Research into the effects of a single Mediterranean meal against two low carb or low fat meals show promise for the single Mediterranean meal but, ultimately, the low carb meals produced better blood glucose control.
Researchers from Linkoping University in Sweden have tried a variation on the practice of comparing three different diets. Rather than keeping the same number of meals in the study, the researchers looked at comparing a low fat breakfast and lunch against a low carb breakfast and lunch against a single Mediterranean lunch.
The rationale behind this comparison is that, traditionally, a Mediterranean diet has not included breakfast. In comparing the diets, the researchers ensured the energy composition of the diets was closely matched. In terms of carbohydrate content, the low fat diet was around 50% of energy from carbohydrate, the low carb diet was around 20% of energy from carbs. The Mediterranean diet had around 33% of energy from carbohydrate.
Researchers analysed the effects of the meals on blood glucose, triglyceride and cholesterol levels and also the effects on a number of key hormones including insulin, leptin and glucose-dependent insulinotropic polypeptide (GIP). As these values can fluctuate through the day, the researchers measured the area under the curve (AUC) which adds up the overall effect through the day.
The results show that when it came to maintaining blood glucose levels, the two low carb meals fared slightly better than a single Mediterranean meal and significantly better than two low fat meals. For triglyceride levels, the low fat diet came out tops. This should not be surprising for the researchers as both glucose and triglycerides are available to provide energy for the body and as the energy content of each diet were matched, you’d expect a decrease in blood glucose to be compensated with a raise in triglycerides at least over a short space of time (several hours) as in this study.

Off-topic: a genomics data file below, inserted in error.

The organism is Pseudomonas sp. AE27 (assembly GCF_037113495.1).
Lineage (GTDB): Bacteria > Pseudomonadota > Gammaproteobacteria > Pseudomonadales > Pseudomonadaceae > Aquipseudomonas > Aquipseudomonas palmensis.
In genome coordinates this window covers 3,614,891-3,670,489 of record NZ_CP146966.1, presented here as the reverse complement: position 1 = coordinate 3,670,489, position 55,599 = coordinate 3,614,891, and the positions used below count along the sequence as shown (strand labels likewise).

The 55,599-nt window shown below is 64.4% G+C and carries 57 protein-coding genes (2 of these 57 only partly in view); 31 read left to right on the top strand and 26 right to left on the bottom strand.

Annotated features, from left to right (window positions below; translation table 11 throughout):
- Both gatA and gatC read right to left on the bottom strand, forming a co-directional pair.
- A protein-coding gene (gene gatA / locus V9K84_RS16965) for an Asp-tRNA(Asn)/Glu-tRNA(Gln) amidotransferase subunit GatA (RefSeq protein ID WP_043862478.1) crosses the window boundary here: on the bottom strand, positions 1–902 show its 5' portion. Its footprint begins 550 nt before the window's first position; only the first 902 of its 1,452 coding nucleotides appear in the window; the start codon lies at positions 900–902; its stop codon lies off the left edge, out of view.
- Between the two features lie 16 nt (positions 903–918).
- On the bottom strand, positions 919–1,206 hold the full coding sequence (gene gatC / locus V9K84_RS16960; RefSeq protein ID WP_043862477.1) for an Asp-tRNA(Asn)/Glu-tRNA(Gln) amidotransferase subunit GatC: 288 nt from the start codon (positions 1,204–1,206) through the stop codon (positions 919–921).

People with type 2 diabetes should take note the low carbohydrate meals produced better blood glucose results than the other two diets. In addition, the low carbohydrate meals produced the most consistent blood sugar levels.
The low fat group had a peak in blood glucose levels of over 12 mmol/l after breakfast and a peak of over 11.5 mmol/l after lunch. The Mediterranean diet group had reduced blood glucose levels after their breakfast which consisted of just a coffee, whereas lunch saw a peak of above 11 mool/l. The low carb group saw an initial peak at breakfast of over 10 mmol/l but an after lunch peak of around 8.5 mmol/l.
In terms of cholesterol levels (HDL and LDL), the three diets were largely matched with those in the low carb group showing the best overall results. In terms of levels of insulin, of participants, the low carb diet produced, by far, the lowest levels of insulin with the low fat diet producing the highest insulin levels, at a level slightly higher than the Mediterranean diet.
The results show that a low fat diet is not an effective diet for maintaining good control of blood glucose levels, at least over the short term. The low carbohydrate diet in this study produced the best blood glucose results and with the single Mediterranean diet coming in second. Achieving good blood glucose control has been shown to be the best way of reducing the chance of suffering diabetes complications later in life.

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